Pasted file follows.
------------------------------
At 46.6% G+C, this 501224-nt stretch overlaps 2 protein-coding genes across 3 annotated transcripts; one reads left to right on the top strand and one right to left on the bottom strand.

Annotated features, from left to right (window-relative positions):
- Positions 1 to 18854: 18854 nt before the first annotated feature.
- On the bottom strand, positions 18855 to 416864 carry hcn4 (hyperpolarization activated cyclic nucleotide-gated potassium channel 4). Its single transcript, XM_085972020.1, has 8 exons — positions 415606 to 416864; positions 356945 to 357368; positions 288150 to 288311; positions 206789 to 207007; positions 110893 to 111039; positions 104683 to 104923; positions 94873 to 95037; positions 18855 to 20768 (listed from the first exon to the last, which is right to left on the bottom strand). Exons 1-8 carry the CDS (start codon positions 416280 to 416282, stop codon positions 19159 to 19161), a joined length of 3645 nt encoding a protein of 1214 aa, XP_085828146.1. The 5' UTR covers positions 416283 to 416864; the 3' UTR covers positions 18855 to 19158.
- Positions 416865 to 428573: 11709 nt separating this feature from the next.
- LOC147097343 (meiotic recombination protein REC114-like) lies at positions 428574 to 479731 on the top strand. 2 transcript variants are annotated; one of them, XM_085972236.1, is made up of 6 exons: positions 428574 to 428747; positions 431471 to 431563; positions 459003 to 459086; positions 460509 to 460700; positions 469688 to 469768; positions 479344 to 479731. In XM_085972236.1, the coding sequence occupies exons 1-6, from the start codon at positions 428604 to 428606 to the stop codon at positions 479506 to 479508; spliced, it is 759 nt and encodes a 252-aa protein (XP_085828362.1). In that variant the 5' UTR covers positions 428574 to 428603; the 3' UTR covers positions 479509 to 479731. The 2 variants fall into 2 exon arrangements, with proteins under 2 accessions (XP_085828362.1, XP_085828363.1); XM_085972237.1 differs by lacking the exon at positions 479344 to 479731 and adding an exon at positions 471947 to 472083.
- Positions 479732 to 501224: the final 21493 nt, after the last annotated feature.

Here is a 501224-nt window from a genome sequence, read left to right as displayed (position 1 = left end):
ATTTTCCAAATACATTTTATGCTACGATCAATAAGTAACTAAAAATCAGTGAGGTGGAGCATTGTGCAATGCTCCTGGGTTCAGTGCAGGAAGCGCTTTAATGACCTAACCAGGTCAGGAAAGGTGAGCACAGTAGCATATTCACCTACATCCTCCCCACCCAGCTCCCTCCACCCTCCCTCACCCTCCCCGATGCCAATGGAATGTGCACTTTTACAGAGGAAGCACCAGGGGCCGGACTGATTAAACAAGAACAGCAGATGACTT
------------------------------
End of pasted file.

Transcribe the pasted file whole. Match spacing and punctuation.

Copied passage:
At 46.6% G+C, this 501224-nt stretch overlaps 2 protein-coding genes across 3 annotated transcripts; one reads left to right on the top strand and one right to left on the bottom strand.

Annotated features, from left to right (window-relative positions):
- Positions 1 to 18854: 18854 nt before the first annotated feature.
- On the bottom strand, positions 18855 to 416864 carry hcn4 (hyperpolarization activated cyclic nucleotide-gated potassium channel 4). Its single transcript, XM_085972020.1, has 8 exons — positions 415606 to 416864; positions 356945 to 357368; positions 288150 to 288311; positions 206789 to 207007; positions 110893 to 111039; positions 104683 to 104923; positions 94873 to 95037; positions 18855 to 20768 (listed from the first exon to the last, which is right to left on the bottom strand). Exons 1-8 carry the CDS (start codon positions 416280 to 416282, stop codon positions 19159 to 19161), a joined length of 3645 nt encoding a protein of 1214 aa, XP_085828146.1. The 5' UTR covers positions 416283 to 416864; the 3' UTR covers positions 18855 to 19158.
- Positions 416865 to 428573: 11709 nt separating this feature from the next.
- LOC147097343 (meiotic recombination protein REC114-like) lies at positions 428574 to 479731 on the top strand. 2 transcript variants are annotated; one of them, XM_085972236.1, is made up of 6 exons: positions 428574 to 428747; positions 431471 to 431563; positions 459003 to 459086; positions 460509 to 460700; positions 469688 to 469768; positions 479344 to 479731. In XM_085972236.1, the coding sequence occupies exons 1-6, from the start codon at positions 428604 to 428606 to the stop codon at positions 479506 to 479508; spliced, it is 759 nt and encodes a 252-aa protein (XP_085828362.1). In that variant the 5' UTR covers positions 428574 to 428603; the 3' UTR covers positions 479509 to 479731. The 2 variants fall into 2 exon arrangements, with proteins under 2 accessions (XP_085828362.1, XP_085828363.1); XM_085972237.1 differs by lacking the exon at positions 479344 to 479731 and adding an exon at positions 471947 to 472083.
- Positions 479732 to 501224: the final 21493 nt, after the last annotated feature.

Here is a 501224-nt window from a genome sequence, read left to right as displayed (position 1 = left end):
ATTTTCCAAATACATTTTATGCTACGATCAATAAGTAACTAAAAATCAGTGAGGTGGAGCATTGTGCAATGCTCCTGGGTTCAGTGCAGGAAGCGCTTTAATGACCTAACCAGGTCAGGAAAGGTGAGCACAGTAGCATATTCACCTACATCCTCCCCACCCAGCTCCCTCCACCCTCCCTCACCCTCCCCGATGCCAATGGAATGTGCACTTTTACAGAGGAAGCACCAGGGGCCGGACTGATTAAACAAGAACAGCAGATGACTT